What Does Homeowner's Coverage Cover?
By Diane Tait
|Image courtesy flickr|
If you own your own home, then it’s probably one of the biggest investments you have ever made. With an average sales price in the US of $322,600 in April 2020, buying a home doesn’t come cheap. Neither does maintaining it for years to come. That’s why most homeowners insure their homes to protect their investment from fire, theft, storm and other acts of God. That being said, unless you’ve taken the time to read each and every line in your policy, including the fine print, you might be shocked at what the average homeowner’s policy doesn’t cover. So, I thought I’d take the time to go over what’s included and excluded in most policies.
What’s covered in a standard homeowner’s policy?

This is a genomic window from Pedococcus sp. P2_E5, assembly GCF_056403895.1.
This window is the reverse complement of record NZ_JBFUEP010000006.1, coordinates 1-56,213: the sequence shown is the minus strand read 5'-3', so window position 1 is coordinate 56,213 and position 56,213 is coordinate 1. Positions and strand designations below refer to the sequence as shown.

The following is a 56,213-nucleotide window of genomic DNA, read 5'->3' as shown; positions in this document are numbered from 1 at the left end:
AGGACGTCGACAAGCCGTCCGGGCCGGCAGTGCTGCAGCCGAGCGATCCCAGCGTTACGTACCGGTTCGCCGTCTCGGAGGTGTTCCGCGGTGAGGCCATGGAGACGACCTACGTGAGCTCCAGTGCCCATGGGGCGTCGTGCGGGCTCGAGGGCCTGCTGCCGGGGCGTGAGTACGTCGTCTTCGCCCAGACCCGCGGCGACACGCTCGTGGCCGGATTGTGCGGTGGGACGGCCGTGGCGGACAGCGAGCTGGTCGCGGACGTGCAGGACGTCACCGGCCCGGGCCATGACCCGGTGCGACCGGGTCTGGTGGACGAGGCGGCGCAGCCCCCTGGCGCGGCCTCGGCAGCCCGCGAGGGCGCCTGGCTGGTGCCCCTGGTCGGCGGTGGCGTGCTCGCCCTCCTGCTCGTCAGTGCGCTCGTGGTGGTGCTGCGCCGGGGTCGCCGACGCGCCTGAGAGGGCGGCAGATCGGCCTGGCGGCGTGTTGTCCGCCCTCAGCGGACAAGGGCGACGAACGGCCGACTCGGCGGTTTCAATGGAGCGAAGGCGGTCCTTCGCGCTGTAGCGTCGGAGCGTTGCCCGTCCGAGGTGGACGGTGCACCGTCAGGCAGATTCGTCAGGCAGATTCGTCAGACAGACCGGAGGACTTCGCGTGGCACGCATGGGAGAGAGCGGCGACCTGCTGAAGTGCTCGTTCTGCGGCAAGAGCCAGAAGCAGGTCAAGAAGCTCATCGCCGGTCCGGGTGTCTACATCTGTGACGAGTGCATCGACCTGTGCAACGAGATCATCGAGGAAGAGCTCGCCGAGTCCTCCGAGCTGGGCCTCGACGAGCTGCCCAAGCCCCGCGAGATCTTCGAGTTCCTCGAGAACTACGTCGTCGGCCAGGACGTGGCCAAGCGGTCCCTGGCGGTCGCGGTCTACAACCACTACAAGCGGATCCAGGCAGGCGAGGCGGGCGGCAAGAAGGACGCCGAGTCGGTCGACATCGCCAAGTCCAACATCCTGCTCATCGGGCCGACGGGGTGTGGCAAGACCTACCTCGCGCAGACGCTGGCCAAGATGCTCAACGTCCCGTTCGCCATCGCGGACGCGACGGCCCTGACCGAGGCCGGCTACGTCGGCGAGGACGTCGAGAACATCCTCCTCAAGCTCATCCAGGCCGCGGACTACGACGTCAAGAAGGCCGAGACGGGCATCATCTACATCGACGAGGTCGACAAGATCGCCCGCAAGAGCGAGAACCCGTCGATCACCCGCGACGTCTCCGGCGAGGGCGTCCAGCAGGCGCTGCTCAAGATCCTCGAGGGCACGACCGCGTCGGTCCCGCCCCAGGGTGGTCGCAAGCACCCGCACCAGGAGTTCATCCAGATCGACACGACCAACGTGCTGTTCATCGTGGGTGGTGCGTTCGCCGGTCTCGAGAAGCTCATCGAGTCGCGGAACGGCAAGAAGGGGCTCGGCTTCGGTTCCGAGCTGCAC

The reason it’s called a homeowner’s policy is first and foremost due to the fact that it’s designed to cover your home and everything attached to it, including an attached garage and porch. In the industry, this is called Dwelling Insurance. Below is a list of what it covers:
1. Structural Damage Coverage – If your home is damaged or destroyed by fire, lightning, storms or a tornado, your policy is designed to pay to repair or rebuild the structure. If your roof shingles get shredded by wind, homeowner’s insurance will pay to repair or replace them, minus your deductible. If a hurricane sends a branch through your window allowing the rain to warp your floorboards and soak your drywall, your homeowner’s policy will cover the damages, minus your deductible, which could in some coastal areas be higher than the standard homeowner’s deduction.